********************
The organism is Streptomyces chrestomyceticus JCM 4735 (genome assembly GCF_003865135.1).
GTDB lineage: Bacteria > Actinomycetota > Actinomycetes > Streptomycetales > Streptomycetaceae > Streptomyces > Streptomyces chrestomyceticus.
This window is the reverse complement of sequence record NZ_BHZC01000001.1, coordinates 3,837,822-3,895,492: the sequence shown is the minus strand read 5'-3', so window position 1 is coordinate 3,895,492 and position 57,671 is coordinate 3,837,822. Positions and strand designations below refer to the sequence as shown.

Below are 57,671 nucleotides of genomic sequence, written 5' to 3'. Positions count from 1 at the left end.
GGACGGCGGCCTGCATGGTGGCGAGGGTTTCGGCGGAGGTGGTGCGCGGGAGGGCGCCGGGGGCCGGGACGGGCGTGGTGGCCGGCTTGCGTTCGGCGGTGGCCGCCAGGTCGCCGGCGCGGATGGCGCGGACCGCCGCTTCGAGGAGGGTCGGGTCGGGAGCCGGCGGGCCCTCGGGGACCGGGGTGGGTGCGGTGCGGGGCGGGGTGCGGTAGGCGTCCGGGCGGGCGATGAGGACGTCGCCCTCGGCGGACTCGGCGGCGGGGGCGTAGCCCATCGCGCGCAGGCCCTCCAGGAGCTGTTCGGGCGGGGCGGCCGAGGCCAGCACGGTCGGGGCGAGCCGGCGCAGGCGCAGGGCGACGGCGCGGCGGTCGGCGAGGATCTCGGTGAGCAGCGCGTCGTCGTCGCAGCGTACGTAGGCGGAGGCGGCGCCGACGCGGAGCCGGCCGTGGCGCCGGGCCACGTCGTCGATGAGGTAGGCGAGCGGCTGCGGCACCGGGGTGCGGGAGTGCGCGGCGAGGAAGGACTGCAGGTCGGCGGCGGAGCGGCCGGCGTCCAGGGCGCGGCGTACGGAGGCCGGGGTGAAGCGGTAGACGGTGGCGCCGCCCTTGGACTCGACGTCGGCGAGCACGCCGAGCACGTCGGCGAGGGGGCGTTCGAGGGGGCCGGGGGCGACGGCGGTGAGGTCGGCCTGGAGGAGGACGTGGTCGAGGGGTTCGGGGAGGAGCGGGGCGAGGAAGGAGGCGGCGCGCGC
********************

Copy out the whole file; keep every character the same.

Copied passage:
The organism is Streptomyces chrestomyceticus JCM 4735 (genome assembly GCF_003865135.1).
GTDB lineage: Bacteria > Actinomycetota > Actinomycetes > Streptomycetales > Streptomycetaceae > Streptomyces > Streptomyces chrestomyceticus.
This window is the reverse complement of sequence record NZ_BHZC01000001.1, coordinates 3,837,822-3,895,492: the sequence shown is the minus strand read 5'-3', so window position 1 is coordinate 3,895,492 and position 57,671 is coordinate 3,837,822. Positions and strand designations below refer to the sequence as shown.

Below are 57,671 nucleotides of genomic sequence, written 5' to 3'. Positions count from 1 at the left end.
GGACGGCGGCCTGCATGGTGGCGAGGGTTTCGGCGGAGGTGGTGCGCGGGAGGGCGCCGGGGGCCGGGACGGGCGTGGTGGCCGGCTTGCGTTCGGCGGTGGCCGCCAGGTCGCCGGCGCGGATGGCGCGGACCGCCGCTTCGAGGAGGGTCGGGTCGGGAGCCGGCGGGCCCTCGGGGACCGGGGTGGGTGCGGTGCGGGGCGGGGTGCGGTAGGCGTCCGGGCGGGCGATGAGGACGTCGCCCTCGGCGGACTCGGCGGCGGGGGCGTAGCCCATCGCGCGCAGGCCCTCCAGGAGCTGTTCGGGCGGGGCGGCCGAGGCCAGCACGGTCGGGGCGAGCCGGCGCAGGCGCAGGGCGACGGCGCGGCGGTCGGCGAGGATCTCGGTGAGCAGCGCGTCGTCGTCGCAGCGTACGTAGGCGGAGGCGGCGCCGACGCGGAGCCGGCCGTGGCGCCGGGCCACGTCGTCGATGAGGTAGGCGAGCGGCTGCGGCACCGGGGTGCGGGAGTGCGCGGCGAGGAAGGACTGCAGGTCGGCGGCGGAGCGGCCGGCGTCCAGGGCGCGGCGTACGGAGGCCGGGGTGAAGCGGTAGACGGTGGCGCCGCCCTTGGACTCGACGTCGGCGAGCACGCCGAGCACGTCGGCGAGGGGGCGTTCGAGGGGGCCGGGGGCGACGGCGGTGAGGTCGGCCTGGAGGAGGACGTGGTCGAGGGGTTCGGGGAGGAGCGGGGCGAGGAAGGAGGCGGCGCGCGC